Now it should be noticed that dividend stocks and the related investment strategies are valuable for long-term investors. They are useless for daytraders scalping the market for a few pips.Dividend stocks can be compared to cruise ships, as opposed to the speedboats of day trading. Usually dividend strategies work along the lines of buy-and-hold.
The Ex Dividend Date
The ex dividend date is the very latest day on which the owner must own the share in his portfolio to be entitled to the upcoming dividend. All subsequent purchases of the share will not be taken into account at the next due distribution date. With the distribution passed, the price of the stock will be lowered about the amount of the dividend paid.
However, this is not a loss, since the owner is being paid the full dividend and the price of the share is just being adjusted, often enough even to increase again very soon. Dividends make up around 40% of the revenue in mixed stocks altogether – regarding the performance index of the S&P 500. You can research the Dividend ExDate using the Dividend Calender at TheStreet.com
Calculating exclusive and inclusive dividend payments – and presuming that those are reinvested – there is a considerable edge in concentrating on frequent dividend collection. So that leads immediately to the following question.
Are dividend stocks superior to other strategies in the long-term view?
To begin with, every stock is meant to increase in value over the time of the investment. Thus there are plenty of highly valuable stocks that actually don’t pay any dividend. Dividends consist of the revenue a company has made that is partially distributed to the shareholders at the end of the designated period.
Of course, non-dividend companies are generating revenue as well, they simply add it to the value of the shares. And yet, dividends have the advantage it is easier to live off the regular payments than to sell a bundle of stocks every once in a while. This distinguishes the investor from the trader.
A dividend investor is less concerned with market timing, prefering to focus on buy-and-hold. While there is no guarantee on consistently paid dividends, this risk may be tackled by choosing stocks reasonably diversified regarding companies, sectors and regions. Besides, reinvesting dividends will accumulate interest, another advantage in the long run.
History is in favor of dividend stocks
Arguably the accumulated revenue of non-dividend stocks, too, ultimately generates payoff. That’s quite correct. But historical comparison of those two strategies (Referring to the S&P 500 Index, comparing average stock prices to the dividend yield on an annual basis since 1999) shows that the consistency of the dividend yield is much more stable than the actual price of the stock.
This makes the long-term revenue much more stable than just relying on buy-and-sell prices – but here, of course, it boils down to individual preferences: to each his own.
Where to Find the Best Dividend Stocks
Many companies yield 5% dividend stocks – and some of them can even go as high as 5%, depending on the success of the company. However, the percentage of the dividend stock is not the only one that matters. For instance, you may have a high percentage – but if the industry health is going down, or if the company’s success went high too fast, it might foretell a “boom” that will go down just as fast as it went up. You will have to ensure that all progress was gradual.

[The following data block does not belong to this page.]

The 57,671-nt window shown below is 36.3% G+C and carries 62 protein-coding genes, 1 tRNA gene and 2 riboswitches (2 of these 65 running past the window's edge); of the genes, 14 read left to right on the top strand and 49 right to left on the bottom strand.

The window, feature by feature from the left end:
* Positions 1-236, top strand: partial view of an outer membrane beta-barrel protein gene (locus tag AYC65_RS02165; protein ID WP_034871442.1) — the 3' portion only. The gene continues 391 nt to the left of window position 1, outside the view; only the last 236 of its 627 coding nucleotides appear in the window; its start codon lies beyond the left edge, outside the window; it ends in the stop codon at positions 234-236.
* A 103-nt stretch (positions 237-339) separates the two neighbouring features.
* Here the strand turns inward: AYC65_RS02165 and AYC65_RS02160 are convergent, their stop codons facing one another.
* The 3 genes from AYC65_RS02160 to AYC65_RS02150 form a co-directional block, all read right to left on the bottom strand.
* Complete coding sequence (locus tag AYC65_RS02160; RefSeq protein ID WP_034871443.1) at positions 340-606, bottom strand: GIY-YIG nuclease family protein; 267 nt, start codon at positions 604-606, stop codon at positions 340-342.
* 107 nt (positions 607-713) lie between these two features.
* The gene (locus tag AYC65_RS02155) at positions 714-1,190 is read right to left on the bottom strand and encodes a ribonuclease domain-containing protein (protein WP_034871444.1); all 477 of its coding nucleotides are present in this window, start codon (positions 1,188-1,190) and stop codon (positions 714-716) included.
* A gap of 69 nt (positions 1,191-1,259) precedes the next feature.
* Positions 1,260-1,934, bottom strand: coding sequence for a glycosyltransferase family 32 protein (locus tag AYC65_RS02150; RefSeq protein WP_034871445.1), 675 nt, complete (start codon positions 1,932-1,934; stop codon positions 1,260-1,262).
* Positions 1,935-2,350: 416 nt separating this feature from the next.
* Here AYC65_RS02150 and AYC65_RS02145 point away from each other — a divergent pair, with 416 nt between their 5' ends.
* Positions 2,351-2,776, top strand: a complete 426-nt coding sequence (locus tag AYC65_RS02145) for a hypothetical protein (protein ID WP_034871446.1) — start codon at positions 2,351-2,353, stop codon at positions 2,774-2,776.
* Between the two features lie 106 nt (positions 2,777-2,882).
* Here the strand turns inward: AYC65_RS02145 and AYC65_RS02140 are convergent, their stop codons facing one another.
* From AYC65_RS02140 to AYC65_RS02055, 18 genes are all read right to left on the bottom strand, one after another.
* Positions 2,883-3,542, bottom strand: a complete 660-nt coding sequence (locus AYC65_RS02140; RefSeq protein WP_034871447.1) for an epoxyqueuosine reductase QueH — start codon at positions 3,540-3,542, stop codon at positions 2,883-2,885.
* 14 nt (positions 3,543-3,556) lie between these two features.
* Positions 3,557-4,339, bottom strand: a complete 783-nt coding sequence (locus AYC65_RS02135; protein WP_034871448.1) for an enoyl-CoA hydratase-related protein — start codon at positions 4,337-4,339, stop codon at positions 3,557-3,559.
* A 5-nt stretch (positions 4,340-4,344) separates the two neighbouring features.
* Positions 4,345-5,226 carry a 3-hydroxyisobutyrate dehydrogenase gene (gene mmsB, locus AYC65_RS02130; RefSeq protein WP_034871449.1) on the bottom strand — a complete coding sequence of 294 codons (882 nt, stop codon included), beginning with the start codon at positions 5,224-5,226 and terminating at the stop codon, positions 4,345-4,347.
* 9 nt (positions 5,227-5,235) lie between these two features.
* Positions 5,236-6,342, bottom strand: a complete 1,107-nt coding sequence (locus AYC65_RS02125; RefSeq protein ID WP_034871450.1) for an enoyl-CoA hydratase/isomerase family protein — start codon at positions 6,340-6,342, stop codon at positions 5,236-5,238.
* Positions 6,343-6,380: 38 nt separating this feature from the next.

Having said that, there are various types of high dividend stocks that you could go for – each of them with their own risks and benefits. As with every investment strategy, picking the right assets is crucial. Analyzing some basic values to the paper can help separate the best ones from the rest. Heading for the already mentioned main factors yield and consistency is one of the best ways to select stocks suitable for a good dividend-related portfolio. Therefore it’s essential to analyze the past dividend history of the stocks in question. Here are some examples as of 02/2019:
|Stock Symbol (Name)||Approx. Dividend Yield||Dividend History*|
|T (AT&T Inc.)||6.6%||Highly consistent|
|PG (Procter and Gamble)||3.2%||Highly consistent|
|MMLP (Martin Midstream Partners L.P.||17.4%||Not consistent|
* Dividend consistency means that either the dividend yield stays more or less the same for a given period, or even increases. Companies with proven consistency in their dividends are often called ‘dividend aristocrats’ – they do not skip dividend payments, they either raise their dividends or keep them at a completely stable level.
Top Dividend Stocks to Buy Now
You know now where to find the best dividend paying stocks – but finding the right company to invest in can be rather troublesome. Here are the best dividend stocks of the year that you might want to consider investing in. There’s a giant in the room, and its name is Apple. This company has numerous advantages that make it a great investing hub
Best Dividend Stocks to Buy Now: Apple, Inc.
There’s a giant in the room, and its name is Apple. This company has numerous advantages that make it a great investing hub. Thanks to its $737 billion market capital (was >$1,000 billion in 2018), Apple is the 3rd largest company in the entire world right now that has been publicly traded – the first one being Microsoft and Amazon. As a result, Apple will provide a giant amount of cash every year.